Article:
Send to

Choose Destination
Nat Chem. 2014 Mar;6(3):188-95. doi: 10.1038/nchem.1849. Epub 2014 Feb 2.

Living supramolecular polymerization realized through a biomimetic approach.

Author information

Polymer Materials Unit, National Institute for Materials Science (NIMS), 1-2-1 Sengen, Tsukuba, Ibaraki 305-0047, Japan.


Various conventional reactions in polymer chemistry have been translated to the supramolecular domain, yet it has remained challenging to devise living supramolecular polymerization. To achieve this, self-organization occurring far from thermodynamic equilibrium--ubiquitously observed in nature--must take place. Prion infection is one example that can be observed in biological systems. Here, we present an 'artificial infection' process in which porphyrin-based monomers assemble into nanoparticles, and are then converted into nanofibres in the presence of an aliquot of the nanofibre, which acts as a 'pathogen'. We have investigated the assembly phenomenon using isodesmic and cooperative models and found that it occurs through a delicate interplay of these two aggregation pathways. Using this understanding of the mechanism taking place, we have designed a living supramolecular polymerization of the porphyrin-based monomers. Despite the fact that the polymerization is non-covalent, the reaction kinetics are analogous to that of conventional chain growth polymerization, and the supramolecular polymers were synthesized with controlled length and narrow polydispersity.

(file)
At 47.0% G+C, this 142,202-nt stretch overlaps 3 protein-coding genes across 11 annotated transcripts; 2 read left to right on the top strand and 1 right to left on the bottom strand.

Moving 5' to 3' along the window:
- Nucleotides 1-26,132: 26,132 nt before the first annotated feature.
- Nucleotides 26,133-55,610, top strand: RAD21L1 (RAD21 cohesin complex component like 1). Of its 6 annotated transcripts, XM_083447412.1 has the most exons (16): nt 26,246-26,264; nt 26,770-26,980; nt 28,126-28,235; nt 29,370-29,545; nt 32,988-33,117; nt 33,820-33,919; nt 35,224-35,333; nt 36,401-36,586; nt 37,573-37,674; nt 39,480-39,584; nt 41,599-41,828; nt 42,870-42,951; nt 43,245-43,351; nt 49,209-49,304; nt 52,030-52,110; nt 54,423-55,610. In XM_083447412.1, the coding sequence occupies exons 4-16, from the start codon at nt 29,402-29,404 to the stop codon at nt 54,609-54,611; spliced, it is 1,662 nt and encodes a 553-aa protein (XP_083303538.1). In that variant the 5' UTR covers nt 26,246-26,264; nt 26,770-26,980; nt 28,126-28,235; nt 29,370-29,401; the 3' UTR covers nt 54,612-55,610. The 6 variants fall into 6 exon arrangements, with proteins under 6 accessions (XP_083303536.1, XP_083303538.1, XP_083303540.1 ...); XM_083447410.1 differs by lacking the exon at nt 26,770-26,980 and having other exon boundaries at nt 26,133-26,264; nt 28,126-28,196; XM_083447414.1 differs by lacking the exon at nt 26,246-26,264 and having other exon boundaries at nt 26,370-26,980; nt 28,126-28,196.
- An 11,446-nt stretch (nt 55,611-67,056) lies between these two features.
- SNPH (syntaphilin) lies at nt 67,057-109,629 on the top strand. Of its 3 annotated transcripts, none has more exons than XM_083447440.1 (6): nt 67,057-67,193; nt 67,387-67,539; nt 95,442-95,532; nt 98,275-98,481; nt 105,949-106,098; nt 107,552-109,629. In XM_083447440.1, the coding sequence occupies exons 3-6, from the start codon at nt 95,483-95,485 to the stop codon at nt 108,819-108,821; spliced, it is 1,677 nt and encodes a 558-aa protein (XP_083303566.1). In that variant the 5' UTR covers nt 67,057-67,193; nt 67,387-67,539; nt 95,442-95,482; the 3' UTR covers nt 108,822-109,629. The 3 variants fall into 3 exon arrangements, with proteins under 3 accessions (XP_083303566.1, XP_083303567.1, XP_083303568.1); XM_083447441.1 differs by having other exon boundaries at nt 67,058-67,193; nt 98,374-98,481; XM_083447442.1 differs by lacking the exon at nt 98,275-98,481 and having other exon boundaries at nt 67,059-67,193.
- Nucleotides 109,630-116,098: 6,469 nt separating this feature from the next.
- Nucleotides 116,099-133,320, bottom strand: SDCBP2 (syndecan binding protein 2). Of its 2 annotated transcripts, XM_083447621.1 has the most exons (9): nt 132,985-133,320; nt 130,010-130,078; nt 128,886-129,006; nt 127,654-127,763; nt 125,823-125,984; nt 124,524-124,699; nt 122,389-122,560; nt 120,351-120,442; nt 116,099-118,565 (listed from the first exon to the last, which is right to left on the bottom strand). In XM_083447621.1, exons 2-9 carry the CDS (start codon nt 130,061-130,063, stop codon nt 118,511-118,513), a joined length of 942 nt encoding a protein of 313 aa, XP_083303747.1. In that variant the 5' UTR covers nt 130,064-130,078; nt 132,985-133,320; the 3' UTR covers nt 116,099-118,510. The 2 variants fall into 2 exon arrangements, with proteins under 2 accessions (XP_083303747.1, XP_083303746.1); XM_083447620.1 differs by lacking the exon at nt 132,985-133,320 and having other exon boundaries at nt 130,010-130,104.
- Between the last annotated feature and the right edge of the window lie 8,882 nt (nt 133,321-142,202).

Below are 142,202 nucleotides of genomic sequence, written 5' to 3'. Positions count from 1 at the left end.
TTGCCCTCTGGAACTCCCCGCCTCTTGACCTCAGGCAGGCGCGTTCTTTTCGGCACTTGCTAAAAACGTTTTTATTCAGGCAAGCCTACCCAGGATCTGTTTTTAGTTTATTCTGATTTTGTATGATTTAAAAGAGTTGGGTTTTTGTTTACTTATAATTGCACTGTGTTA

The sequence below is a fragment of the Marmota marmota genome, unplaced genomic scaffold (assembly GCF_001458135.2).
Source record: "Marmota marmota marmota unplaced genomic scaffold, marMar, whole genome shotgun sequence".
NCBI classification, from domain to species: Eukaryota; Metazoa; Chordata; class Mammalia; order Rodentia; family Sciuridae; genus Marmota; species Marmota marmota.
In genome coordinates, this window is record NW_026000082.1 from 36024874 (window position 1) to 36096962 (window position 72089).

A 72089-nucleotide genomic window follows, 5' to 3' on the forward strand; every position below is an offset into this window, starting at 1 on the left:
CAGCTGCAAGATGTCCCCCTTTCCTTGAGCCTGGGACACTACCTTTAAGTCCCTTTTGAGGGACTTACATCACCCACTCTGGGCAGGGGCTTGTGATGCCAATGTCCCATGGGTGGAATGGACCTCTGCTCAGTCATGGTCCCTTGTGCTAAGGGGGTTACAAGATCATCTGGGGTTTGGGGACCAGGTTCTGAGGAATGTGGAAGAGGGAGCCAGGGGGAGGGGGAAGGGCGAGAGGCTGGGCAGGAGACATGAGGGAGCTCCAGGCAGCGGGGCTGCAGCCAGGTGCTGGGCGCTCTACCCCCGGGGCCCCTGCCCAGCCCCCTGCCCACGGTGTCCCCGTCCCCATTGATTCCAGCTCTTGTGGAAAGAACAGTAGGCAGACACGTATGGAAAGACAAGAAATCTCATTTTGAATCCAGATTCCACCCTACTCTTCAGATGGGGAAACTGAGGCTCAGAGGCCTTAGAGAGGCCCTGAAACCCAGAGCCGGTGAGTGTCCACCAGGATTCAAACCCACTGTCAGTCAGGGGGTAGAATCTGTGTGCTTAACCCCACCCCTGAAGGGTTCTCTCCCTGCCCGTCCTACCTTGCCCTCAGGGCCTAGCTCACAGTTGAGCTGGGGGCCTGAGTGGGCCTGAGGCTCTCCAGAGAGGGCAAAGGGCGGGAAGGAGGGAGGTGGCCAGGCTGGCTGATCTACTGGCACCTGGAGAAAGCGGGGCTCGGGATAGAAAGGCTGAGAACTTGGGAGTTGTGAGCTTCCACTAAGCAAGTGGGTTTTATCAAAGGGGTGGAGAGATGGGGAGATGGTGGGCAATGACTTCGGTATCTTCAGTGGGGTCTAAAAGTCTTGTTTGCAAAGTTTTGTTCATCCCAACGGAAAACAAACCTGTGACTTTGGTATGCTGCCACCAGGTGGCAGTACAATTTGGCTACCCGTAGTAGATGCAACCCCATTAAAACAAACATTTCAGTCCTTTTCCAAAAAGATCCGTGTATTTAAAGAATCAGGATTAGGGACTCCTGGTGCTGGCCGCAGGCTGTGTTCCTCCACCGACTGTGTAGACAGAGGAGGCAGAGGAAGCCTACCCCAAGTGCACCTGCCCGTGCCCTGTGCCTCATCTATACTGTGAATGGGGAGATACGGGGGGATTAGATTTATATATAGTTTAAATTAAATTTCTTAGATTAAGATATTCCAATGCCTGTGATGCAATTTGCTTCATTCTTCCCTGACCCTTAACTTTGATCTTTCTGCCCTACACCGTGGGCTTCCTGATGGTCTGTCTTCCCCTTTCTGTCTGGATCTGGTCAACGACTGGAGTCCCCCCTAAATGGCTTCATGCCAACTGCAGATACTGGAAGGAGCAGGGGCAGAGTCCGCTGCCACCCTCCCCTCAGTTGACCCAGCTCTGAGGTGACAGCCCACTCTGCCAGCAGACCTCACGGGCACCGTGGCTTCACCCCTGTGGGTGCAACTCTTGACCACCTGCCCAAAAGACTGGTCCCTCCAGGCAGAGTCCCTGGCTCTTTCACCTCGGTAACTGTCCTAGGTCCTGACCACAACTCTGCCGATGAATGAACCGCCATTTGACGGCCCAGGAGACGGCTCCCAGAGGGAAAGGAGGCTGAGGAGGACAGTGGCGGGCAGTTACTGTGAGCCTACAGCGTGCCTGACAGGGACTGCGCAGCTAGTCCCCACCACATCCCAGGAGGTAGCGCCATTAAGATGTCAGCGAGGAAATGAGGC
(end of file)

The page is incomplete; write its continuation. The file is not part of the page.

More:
[Indexed for MEDLINE]

Supplemental Content

Full text links

Icon for Nature Publishing Group
Loading ...
Support Center